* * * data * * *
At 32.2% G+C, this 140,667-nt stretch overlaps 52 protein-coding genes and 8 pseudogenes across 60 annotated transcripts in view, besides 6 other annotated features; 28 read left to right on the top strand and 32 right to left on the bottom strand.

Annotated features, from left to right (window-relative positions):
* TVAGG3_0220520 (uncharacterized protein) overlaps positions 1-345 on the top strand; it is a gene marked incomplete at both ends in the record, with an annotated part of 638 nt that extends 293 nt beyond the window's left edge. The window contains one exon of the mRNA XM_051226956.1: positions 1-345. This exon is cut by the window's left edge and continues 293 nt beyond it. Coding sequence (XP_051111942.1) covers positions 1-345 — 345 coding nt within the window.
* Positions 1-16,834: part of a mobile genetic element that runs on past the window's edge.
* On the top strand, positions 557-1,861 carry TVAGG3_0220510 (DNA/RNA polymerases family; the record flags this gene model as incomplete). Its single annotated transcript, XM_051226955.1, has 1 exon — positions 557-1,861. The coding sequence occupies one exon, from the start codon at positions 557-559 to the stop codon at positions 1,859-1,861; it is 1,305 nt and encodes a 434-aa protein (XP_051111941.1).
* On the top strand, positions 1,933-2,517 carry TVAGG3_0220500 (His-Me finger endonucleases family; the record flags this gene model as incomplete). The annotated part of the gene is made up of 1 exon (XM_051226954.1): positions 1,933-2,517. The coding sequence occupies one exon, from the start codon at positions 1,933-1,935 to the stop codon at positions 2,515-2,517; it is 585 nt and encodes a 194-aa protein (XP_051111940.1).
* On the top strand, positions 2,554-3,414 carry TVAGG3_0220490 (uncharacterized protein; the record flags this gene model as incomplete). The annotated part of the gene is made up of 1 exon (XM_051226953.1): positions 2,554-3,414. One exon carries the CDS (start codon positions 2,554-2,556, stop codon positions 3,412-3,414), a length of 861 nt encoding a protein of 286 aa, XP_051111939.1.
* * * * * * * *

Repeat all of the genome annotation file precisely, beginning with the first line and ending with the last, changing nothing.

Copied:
At 32.2% G+C, this 140,667-nt stretch overlaps 52 protein-coding genes and 8 pseudogenes across 60 annotated transcripts in view, besides 6 other annotated features; 28 read left to right on the top strand and 32 right to left on the bottom strand.

Annotated features, from left to right (window-relative positions):
* TVAGG3_0220520 (uncharacterized protein) overlaps positions 1-345 on the top strand; it is a gene marked incomplete at both ends in the record, with an annotated part of 638 nt that extends 293 nt beyond the window's left edge. The window contains one exon of the mRNA XM_051226956.1: positions 1-345. This exon is cut by the window's left edge and continues 293 nt beyond it. Coding sequence (XP_051111942.1) covers positions 1-345 — 345 coding nt within the window.
* Positions 1-16,834: part of a mobile genetic element that runs on past the window's edge.
* On the top strand, positions 557-1,861 carry TVAGG3_0220510 (DNA/RNA polymerases family; the record flags this gene model as incomplete). Its single annotated transcript, XM_051226955.1, has 1 exon — positions 557-1,861. The coding sequence occupies one exon, from the start codon at positions 557-559 to the stop codon at positions 1,859-1,861; it is 1,305 nt and encodes a 434-aa protein (XP_051111941.1).
* On the top strand, positions 1,933-2,517 carry TVAGG3_0220500 (His-Me finger endonucleases family; the record flags this gene model as incomplete). The annotated part of the gene is made up of 1 exon (XM_051226954.1): positions 1,933-2,517. The coding sequence occupies one exon, from the start codon at positions 1,933-1,935 to the stop codon at positions 2,515-2,517; it is 585 nt and encodes a 194-aa protein (XP_051111940.1).
* On the top strand, positions 2,554-3,414 carry TVAGG3_0220490 (uncharacterized protein; the record flags this gene model as incomplete). The annotated part of the gene is made up of 1 exon (XM_051226953.1): positions 2,554-3,414. One exon carries the CDS (start codon positions 2,554-2,556, stop codon positions 3,412-3,414), a length of 861 nt encoding a protein of 286 aa, XP_051111939.1.